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Archive for February 2019

Andy and another reprehensible stunt

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Not a week seems to go by without one downside or another of the HS2 project being exposed or highlighted in the national media. In response, the special interests behind the ill-starred project have resorted to increasingly ineffectual stunts to shore up support (among themselves). A sort of collective ‘self-help’ exercise in cognitive dissonance suppression.

twitter, @railindustry, 'So much support for @HS2 Ltd'

The most recent stunt, on the morning of 25 February, saw West Midlands mayor Andy Street and HS2 minister Nusrat Ul-Ghani crawling around on their hands and knees in Birmingham’s Victoria Square, arranging a giant ‘jigsaw’ of some absurd map or other, for the cameras.

But whose cameras? The lacklustre jape received not a moment’s coverage on BBC Midlands and Central ITV’s main evening news shows.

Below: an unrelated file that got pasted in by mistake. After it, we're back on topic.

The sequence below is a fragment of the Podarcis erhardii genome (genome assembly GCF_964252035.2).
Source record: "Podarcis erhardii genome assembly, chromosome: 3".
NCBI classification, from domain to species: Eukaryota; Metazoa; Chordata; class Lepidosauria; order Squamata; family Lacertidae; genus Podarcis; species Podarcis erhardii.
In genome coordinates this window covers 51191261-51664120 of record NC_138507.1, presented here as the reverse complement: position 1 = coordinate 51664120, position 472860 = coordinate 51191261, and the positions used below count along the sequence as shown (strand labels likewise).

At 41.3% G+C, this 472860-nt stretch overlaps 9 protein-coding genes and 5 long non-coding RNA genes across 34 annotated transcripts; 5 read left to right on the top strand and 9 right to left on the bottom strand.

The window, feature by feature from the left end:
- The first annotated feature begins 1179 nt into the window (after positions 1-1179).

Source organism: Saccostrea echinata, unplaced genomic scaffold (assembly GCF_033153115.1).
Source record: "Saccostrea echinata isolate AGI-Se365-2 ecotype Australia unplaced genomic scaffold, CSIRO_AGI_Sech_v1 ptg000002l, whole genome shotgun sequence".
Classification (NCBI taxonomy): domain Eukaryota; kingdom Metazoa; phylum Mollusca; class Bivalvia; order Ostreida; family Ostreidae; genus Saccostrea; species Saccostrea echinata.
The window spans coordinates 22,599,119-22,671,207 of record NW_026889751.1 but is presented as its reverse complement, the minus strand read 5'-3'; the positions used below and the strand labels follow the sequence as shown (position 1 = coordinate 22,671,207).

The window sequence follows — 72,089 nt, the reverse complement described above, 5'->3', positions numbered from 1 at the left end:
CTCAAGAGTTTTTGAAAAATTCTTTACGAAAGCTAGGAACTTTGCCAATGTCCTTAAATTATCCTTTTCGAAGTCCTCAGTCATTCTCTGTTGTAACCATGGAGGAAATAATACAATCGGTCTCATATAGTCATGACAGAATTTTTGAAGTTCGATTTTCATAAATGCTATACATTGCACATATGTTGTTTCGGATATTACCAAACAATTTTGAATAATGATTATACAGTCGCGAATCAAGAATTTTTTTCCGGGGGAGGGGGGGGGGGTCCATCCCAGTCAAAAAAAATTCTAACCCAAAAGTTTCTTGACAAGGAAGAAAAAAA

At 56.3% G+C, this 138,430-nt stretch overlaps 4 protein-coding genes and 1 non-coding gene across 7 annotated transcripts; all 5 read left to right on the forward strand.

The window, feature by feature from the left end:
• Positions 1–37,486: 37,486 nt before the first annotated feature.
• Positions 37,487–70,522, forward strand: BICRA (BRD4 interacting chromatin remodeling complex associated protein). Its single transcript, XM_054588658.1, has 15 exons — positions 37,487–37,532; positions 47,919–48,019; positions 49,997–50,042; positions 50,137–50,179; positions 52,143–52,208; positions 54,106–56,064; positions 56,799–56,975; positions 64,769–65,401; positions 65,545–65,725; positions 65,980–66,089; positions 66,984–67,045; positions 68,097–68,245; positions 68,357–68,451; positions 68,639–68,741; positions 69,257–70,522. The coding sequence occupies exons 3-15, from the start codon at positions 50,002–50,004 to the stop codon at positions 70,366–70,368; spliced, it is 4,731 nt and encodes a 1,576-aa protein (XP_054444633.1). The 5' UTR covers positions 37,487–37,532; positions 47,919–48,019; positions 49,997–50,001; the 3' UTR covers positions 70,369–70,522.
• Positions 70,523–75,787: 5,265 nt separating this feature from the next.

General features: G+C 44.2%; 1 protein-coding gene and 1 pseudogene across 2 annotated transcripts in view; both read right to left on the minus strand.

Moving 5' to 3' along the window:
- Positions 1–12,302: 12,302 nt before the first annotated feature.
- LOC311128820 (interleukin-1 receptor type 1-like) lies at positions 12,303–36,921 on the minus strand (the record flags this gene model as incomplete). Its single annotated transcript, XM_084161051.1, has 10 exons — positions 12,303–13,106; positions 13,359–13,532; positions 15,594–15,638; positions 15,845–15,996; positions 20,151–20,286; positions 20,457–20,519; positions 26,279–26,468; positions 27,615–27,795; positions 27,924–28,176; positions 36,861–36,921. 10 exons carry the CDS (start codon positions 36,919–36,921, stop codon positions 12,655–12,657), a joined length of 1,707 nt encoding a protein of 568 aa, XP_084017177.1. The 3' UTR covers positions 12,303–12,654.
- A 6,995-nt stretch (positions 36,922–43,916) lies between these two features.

Andy and Nus crawling around, 25 Feb 2019 (from video by @neilelkes of WMCA)

This bizarre photo-opp, set up by the High Speed Rail Industry Leaders Group (HSRILG) with the participation of the Railway Industry Association, seems to have been mainly for the lenses of the HS2 blob, rather than for the actual press or public. HSRILG’s ‘official photographer’ had to get up at 4.45am to come down from Yorkshire to record it. Though, ‘with HS2 in full operation, he need only have got up at 5.45am instead’.

twitter, @RailLeaders, jigsaw photo opp in Birmingham on 25 Feb 2019

Back in the real world, one of the many inconvenient truths of HS2 is that the much vaunted ‘released rail capacity benefits’ for Birmingham, Leeds, and Manchester, would be pretty much zero. Why not put that on a jigsaw?

HS2 pretty much zero released capacity jigsaw

Written by beleben

February 25, 2019 at 9:37 pm

Posted in Birmingham, HS2

Pretty much zero

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Train path capacity for commuting that HS2 would bring to northern cities is pretty much zero, rail consultant Chris Stokes advised the House of Lords Economic Affairs Committee on 19 February (video).

Bridget Rosewell and Chris Stokes questioned on HS2 by the House of Lords Economic Affairs Committee, 19 Feb 2019

Another rail consultant, William Barter, commented that Mr Stokes had talked only about the inbound morning period — ‘the evening is more demanding, as the local / intercity peaks coincide’. Also, trains from London can’t arrive early [?] in ‘the North’, whereas with HS2 they could [arrive earlier, in some places anyway], which is a benefit.